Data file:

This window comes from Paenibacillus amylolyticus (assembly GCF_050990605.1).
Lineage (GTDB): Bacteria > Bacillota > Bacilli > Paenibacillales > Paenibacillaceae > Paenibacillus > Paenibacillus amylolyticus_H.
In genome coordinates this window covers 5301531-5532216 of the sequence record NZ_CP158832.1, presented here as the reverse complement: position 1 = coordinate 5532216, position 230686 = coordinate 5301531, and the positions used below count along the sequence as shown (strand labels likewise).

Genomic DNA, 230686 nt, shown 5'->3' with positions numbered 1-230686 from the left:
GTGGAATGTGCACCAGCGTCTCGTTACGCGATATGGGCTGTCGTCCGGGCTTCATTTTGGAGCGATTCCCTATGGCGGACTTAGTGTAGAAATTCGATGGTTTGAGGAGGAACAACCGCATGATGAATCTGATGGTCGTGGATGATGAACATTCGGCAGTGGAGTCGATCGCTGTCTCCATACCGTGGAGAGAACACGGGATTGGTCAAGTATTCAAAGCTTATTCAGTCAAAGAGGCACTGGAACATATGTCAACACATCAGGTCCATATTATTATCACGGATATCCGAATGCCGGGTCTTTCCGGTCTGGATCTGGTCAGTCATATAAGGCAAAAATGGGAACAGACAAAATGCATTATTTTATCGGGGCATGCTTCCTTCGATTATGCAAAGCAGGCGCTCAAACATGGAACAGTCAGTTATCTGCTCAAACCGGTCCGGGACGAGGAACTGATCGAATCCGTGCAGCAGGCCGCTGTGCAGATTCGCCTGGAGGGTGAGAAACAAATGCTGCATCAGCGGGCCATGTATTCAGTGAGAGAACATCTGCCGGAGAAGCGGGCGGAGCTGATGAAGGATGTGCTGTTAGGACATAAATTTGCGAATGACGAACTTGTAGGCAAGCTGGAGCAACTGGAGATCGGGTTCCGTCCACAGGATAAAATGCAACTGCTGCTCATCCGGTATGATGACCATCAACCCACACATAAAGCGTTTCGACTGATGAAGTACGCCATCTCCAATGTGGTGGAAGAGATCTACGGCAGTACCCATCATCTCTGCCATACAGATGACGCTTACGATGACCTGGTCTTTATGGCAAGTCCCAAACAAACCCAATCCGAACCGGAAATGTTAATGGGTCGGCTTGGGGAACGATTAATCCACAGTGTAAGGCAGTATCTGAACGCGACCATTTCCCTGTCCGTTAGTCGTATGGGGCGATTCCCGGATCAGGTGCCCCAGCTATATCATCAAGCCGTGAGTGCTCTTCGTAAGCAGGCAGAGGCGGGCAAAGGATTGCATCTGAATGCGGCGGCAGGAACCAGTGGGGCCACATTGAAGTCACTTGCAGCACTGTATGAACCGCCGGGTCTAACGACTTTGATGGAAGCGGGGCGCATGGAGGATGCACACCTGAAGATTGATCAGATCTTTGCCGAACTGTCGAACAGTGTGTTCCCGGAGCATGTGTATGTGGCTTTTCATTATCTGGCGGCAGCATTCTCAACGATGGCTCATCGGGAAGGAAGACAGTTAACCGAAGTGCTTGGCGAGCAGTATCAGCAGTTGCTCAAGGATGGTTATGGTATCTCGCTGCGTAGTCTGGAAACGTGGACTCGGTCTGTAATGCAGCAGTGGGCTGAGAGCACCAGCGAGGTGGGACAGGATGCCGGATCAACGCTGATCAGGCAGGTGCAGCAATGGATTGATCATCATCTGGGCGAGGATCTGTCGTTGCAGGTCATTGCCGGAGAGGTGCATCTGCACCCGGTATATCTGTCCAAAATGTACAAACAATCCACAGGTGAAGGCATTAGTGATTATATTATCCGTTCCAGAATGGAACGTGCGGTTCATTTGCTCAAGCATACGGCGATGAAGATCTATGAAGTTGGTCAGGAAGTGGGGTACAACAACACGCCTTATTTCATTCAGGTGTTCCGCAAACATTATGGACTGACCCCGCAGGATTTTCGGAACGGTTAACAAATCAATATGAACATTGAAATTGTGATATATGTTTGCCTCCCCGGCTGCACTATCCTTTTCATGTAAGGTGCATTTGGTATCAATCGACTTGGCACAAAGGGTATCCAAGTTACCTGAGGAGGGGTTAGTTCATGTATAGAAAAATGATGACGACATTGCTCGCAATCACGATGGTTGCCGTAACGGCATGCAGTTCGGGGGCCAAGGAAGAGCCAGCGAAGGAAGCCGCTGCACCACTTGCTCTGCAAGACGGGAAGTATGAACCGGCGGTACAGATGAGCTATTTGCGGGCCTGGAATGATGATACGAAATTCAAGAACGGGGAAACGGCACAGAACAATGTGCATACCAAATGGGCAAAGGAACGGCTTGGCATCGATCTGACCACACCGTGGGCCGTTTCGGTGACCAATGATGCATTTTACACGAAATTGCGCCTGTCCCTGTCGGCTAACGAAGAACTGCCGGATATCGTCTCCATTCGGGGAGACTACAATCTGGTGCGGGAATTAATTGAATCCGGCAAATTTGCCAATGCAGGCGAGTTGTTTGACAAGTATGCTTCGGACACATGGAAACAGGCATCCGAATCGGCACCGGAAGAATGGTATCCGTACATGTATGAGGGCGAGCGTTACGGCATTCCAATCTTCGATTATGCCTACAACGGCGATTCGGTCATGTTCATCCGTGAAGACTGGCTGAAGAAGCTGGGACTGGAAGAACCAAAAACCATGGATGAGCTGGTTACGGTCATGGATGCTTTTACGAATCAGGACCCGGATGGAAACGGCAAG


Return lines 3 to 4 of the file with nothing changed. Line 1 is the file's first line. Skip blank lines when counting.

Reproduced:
In genome coordinates this window covers 5301531-5532216 of the sequence record NZ_CP158832.1, presented here as the reverse complement: position 1 = coordinate 5532216, position 230686 = coordinate 5301531, and the positions used below count along the sequence as shown (strand labels likewise).

Genomic DNA, 230686 nt, shown 5'->3' with positions numbered 1-230686 from the left: